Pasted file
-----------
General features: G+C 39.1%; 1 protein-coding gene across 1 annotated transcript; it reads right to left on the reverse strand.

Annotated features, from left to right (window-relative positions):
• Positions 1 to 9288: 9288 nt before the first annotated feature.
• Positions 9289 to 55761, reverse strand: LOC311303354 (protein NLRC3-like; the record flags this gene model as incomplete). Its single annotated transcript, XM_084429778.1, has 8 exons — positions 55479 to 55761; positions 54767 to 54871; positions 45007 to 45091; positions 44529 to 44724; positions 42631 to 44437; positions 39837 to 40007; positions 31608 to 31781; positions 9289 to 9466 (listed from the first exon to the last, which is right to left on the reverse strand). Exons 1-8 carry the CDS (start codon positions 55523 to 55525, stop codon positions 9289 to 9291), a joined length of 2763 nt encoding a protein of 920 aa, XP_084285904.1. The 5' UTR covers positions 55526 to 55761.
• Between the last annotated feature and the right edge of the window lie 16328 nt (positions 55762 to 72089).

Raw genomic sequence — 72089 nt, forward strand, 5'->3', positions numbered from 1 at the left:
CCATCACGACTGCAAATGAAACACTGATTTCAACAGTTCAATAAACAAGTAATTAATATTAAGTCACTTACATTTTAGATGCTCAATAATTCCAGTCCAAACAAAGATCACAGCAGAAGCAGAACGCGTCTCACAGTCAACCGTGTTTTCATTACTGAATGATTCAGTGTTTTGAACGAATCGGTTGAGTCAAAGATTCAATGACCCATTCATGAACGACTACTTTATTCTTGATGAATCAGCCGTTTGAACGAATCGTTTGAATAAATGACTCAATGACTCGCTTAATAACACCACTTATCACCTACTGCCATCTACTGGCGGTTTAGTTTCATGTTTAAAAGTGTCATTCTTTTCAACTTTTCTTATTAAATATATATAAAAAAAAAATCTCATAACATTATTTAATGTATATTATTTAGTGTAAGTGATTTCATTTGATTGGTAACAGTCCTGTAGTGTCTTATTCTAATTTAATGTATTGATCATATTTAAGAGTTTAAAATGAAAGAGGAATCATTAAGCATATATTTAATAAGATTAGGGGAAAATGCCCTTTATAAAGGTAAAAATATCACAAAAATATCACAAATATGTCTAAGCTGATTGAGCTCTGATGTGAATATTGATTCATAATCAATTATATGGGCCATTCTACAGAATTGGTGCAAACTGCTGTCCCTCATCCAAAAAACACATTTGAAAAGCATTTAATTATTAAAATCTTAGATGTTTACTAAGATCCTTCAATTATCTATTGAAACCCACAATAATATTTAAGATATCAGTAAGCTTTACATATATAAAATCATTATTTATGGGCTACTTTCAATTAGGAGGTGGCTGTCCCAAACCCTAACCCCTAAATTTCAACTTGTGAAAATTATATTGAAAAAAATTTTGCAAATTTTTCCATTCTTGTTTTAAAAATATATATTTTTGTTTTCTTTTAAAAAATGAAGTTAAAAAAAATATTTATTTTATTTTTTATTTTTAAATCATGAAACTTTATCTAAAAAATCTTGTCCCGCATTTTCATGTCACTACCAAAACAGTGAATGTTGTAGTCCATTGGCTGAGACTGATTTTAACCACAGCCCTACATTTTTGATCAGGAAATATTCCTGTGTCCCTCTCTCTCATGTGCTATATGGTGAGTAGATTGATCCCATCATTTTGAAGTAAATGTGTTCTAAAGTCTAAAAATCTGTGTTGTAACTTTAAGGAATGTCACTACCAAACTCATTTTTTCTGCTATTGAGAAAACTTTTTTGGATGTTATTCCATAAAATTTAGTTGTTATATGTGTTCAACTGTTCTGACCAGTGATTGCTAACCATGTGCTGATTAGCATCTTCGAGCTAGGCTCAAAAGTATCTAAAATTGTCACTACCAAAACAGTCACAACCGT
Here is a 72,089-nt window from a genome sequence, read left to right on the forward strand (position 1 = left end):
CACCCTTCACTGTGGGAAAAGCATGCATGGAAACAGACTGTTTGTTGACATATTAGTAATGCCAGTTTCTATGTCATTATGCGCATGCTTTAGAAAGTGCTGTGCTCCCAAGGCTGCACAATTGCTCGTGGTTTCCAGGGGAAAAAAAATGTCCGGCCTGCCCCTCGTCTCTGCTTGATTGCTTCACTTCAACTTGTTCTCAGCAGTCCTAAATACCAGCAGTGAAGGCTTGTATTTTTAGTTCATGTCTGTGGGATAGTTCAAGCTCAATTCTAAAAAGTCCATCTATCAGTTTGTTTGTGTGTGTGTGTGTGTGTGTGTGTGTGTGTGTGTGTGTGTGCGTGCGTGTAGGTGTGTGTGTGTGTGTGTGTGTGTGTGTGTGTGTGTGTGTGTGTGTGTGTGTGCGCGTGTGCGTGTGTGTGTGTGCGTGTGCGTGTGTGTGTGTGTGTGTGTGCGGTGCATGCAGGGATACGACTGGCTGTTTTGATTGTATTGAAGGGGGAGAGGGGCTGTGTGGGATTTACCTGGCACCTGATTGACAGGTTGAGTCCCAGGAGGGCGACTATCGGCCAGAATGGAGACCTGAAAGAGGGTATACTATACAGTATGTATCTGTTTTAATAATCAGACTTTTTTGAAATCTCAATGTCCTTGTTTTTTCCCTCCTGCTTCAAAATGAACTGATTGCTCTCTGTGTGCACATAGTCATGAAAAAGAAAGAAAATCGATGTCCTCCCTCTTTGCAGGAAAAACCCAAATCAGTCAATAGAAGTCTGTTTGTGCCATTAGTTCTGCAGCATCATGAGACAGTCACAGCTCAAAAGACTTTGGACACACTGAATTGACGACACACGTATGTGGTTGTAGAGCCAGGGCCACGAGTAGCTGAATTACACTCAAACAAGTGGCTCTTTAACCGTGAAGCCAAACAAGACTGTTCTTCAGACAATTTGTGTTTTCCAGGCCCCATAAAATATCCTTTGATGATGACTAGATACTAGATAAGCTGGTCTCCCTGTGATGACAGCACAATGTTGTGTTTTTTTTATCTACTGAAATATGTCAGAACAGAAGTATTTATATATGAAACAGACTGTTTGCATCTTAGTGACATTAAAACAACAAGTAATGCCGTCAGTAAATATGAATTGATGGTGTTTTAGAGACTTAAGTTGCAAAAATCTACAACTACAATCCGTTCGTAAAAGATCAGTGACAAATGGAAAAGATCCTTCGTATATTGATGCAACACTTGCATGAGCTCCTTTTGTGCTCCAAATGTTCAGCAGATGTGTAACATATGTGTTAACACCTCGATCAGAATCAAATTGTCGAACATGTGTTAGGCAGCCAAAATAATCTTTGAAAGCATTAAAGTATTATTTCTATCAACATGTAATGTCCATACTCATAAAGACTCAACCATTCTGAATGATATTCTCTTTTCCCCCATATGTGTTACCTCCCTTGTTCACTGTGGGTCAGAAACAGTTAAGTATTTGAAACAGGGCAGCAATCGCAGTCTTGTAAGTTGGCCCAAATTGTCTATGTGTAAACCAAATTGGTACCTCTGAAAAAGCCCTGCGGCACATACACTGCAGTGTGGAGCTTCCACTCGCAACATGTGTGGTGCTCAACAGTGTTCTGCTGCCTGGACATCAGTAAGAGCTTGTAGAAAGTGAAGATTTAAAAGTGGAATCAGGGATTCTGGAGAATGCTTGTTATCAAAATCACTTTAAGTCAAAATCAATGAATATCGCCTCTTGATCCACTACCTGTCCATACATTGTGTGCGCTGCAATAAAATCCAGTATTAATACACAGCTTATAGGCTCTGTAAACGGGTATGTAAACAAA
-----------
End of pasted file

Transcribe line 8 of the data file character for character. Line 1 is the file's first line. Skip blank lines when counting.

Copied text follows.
Here is a 72,089-nt window from a genome sequence, read left to right on the forward strand (position 1 = left end):